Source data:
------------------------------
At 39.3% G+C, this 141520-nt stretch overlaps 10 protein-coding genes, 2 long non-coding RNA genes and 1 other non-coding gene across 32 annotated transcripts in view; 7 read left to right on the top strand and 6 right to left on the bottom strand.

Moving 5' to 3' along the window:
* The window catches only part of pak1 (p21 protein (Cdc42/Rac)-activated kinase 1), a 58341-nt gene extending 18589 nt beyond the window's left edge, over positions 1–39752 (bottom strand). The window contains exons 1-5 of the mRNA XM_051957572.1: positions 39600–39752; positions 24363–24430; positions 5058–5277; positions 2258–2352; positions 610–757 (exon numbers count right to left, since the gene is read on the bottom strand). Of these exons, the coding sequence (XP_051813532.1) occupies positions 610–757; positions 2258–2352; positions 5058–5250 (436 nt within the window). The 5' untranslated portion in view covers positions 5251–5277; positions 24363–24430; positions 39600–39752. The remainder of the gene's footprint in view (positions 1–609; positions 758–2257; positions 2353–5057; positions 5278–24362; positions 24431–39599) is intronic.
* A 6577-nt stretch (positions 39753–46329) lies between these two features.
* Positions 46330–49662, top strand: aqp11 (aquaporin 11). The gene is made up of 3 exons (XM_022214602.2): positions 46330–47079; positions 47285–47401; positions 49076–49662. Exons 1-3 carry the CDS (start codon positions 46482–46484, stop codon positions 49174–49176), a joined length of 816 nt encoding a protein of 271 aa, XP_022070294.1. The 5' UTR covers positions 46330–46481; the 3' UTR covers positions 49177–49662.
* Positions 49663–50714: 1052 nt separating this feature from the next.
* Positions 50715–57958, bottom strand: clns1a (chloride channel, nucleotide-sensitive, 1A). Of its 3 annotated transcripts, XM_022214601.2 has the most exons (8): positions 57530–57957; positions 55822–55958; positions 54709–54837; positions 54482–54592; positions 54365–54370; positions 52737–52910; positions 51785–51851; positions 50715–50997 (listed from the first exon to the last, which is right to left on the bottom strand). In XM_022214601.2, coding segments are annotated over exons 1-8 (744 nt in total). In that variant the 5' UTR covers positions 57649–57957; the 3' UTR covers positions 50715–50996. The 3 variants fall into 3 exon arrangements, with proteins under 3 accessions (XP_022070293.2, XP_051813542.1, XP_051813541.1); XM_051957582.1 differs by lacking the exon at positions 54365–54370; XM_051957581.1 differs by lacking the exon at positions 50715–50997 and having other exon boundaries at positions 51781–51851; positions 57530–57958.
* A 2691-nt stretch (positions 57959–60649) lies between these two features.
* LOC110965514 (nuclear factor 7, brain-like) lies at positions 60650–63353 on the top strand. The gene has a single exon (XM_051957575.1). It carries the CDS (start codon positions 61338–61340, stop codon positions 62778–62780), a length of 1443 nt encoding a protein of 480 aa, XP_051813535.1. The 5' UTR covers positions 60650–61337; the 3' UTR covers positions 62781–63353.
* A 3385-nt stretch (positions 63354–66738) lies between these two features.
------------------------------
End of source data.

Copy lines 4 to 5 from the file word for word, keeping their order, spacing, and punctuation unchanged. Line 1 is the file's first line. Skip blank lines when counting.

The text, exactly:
* A 6577-nt stretch (positions 39753–46329) lies between these two features.
* Positions 46330–49662, top strand: aqp11 (aquaporin 11). The gene is made up of 3 exons (XM_022214602.2): positions 46330–47079; positions 47285–47401; positions 49076–49662. Exons 1-3 carry the CDS (start codon positions 46482–46484, stop codon positions 49174–49176), a joined length of 816 nt encoding a protein of 271 aa, XP_022070294.1. The 5' UTR covers positions 46330–46481; the 3' UTR covers positions 49177–49662.